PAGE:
A study by the Energy Policy Institute at the University of Chicago show that rising temperatures can hurt economic output by reducing the productivity of human labour. The damage, the report added, is greatest when already warm days become hotter. (AP) PREMIUM
A study by the Energy Policy Institute at the University of Chicago show that rising temperatures can hurt economic output by reducing the productivity of human labour. The damage, the report added, is greatest when already warm days become hotter. (AP)

Prepare for the next challenge — heat waves

It is imperative to build adequate resilient systems to minimise the damage to the people’s health, especially those at the bottom of the pyramid and especially in times of an existing health crisis
By HT Editorial
UPDATED ON MAY 19, 2021 07:46 AM IST

It is imperative to build adequate resilient systems to minimise the damage to the people’s health, especially those at the bottom of the pyramid and especially in times of an existing health crisis.

An unusually high number of western disturbances in March, April, and May subdued the sweltering heat usually felt in these months, according to the India Meteorological Department (IMD). It added that similar conditions are likely to persist till May 18. While there are no other projections on heatwaves from IMD yet, an earlier advisory in March warned that “above normal seasonal maximum temperatures are likely” over most of the country.

This means that state governments must begin implementing their strategies to help people cope with the effects of heat waves. There is an additional challenge — most states are under various levels of lockdown, and citizens, many of whom can’t afford cooling mechanisms, are forced to stay inside their homes, which may not be thermally comfortable. According to The Natural Resources Defense Council, nine out of 10 homes in India do not have air-conditioning. With rising peak temperatures, cooling in India is no more a luxury, but a necessity.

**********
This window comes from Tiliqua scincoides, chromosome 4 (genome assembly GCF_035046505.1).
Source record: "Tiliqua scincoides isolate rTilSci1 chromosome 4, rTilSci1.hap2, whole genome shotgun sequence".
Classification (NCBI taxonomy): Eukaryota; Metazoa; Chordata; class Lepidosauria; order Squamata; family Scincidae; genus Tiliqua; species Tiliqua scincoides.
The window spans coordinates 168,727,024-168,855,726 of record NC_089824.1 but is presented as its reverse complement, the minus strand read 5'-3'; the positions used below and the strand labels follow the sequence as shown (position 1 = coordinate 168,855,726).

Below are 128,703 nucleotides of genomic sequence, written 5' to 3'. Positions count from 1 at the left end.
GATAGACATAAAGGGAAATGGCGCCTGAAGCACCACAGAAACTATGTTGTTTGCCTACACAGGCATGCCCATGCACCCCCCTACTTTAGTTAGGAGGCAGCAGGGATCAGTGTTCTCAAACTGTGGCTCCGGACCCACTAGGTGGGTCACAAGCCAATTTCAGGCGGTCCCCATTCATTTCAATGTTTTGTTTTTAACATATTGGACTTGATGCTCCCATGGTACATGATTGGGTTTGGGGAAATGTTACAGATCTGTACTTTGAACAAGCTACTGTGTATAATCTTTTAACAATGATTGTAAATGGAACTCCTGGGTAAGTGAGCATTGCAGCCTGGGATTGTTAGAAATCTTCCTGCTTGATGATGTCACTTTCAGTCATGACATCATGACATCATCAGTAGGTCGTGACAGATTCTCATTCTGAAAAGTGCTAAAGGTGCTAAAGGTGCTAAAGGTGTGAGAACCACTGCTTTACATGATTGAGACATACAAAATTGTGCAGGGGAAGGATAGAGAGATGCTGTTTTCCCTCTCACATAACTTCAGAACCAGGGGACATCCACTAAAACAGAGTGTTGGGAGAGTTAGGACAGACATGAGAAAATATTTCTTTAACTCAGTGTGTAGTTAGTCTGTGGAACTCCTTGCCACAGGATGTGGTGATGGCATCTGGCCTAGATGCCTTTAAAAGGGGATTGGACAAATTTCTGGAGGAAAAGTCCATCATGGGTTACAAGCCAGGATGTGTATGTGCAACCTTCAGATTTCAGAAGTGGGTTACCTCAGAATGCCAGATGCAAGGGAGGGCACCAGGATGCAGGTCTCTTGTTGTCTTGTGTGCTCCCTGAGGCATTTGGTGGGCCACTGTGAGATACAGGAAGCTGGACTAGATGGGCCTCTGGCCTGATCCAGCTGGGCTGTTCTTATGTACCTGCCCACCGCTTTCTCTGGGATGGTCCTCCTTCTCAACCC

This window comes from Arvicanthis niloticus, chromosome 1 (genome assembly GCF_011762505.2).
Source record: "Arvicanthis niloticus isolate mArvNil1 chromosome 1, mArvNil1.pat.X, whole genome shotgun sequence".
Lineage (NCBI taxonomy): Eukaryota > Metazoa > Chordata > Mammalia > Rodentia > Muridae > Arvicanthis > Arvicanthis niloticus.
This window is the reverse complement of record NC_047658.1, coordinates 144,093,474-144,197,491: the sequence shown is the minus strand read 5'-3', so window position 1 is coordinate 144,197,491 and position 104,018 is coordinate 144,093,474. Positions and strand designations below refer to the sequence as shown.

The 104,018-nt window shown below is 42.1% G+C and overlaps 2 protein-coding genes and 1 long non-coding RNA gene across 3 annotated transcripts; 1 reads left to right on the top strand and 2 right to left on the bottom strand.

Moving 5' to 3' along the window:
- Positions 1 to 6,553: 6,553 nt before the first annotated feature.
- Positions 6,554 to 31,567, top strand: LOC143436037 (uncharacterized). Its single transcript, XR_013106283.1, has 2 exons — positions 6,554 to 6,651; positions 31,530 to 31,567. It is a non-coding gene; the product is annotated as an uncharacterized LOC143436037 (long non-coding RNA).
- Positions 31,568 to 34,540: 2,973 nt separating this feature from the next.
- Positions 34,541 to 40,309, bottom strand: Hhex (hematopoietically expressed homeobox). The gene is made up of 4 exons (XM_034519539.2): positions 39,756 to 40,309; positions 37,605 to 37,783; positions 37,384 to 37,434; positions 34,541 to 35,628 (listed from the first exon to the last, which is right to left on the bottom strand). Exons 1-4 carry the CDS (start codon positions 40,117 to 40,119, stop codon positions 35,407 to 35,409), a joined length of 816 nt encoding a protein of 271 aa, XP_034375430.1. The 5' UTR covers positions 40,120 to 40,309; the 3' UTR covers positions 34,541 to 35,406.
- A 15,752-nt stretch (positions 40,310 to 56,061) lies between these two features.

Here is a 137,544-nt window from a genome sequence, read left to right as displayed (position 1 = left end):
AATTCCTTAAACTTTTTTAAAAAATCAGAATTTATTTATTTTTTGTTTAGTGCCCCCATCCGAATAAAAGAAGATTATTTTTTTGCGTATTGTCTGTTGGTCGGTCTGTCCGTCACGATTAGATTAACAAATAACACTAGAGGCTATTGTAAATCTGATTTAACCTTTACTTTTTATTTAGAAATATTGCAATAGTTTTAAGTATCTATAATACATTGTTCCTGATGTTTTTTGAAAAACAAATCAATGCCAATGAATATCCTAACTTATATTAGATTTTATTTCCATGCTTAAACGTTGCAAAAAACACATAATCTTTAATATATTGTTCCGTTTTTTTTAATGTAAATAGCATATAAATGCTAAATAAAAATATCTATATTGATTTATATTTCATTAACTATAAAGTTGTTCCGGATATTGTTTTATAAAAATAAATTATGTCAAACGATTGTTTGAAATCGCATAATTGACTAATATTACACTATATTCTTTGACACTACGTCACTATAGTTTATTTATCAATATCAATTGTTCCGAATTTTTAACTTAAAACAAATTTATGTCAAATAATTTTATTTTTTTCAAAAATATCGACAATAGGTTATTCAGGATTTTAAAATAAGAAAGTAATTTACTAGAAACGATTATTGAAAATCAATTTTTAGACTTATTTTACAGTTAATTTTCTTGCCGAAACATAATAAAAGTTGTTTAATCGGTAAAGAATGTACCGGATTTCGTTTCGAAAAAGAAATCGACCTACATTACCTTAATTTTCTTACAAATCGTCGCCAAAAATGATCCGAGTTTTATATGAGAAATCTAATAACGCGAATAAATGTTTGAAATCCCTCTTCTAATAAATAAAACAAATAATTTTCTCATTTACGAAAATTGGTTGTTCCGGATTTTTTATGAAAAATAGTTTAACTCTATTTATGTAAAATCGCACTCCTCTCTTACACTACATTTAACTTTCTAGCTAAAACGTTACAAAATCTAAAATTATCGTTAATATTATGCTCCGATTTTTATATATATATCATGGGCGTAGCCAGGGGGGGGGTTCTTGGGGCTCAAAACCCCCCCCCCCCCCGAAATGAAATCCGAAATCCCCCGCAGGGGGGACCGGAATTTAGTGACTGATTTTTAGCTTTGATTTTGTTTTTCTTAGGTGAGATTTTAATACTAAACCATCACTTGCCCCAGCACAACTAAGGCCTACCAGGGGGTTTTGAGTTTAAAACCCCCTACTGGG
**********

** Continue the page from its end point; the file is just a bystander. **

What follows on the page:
A study by the Energy Policy Institute at the University of Chicago show that rising temperatures can hurt economic output by reducing the productivity of human labour. The damage, the report added, is greatest when already warm days become hotter.

The National Disaster Management Authority (NDMA) has been pushing states to build resilience to extreme heat by designing their Heat Action Plans (HAPs), improving public awareness and community outreach; setting up comprehensive early warning systems, and improving interagency coordination; capacity building of health care professionals; and reducing heat exposure and promoting adaptive measures. Today, 23 states have HAPs. NDMA is now encouraging cities to go for low-cost cool roofs (roofs painted with solar reflective paint, covered in white tiles, or with white membranes), which are an easy and cost-effective way to keep indoor temperatures lower and help address the urban heat island challenge. Some states, such as Telangana, has already included a detailed strategy for installing and scaling up cool roofs for up to 300 square kilometers by 2031 in its HAP. Hyderabad has already installed 20,000 square feet of cool roofs and has included cool roofs as one of its corporate social responsibility tools.

Along with Heat Action Plans, India needs long-term mitigation through passive cooling measures, better civic planning, more urban and rural water bodies, and a better understanding of the factors impacting heat retention in cities and towns in India. It is imperative to build adequate resilient systems to minimise the damage to the people’s health, especially those at the bottom of the pyramid and especially in times of an existing health crisis.

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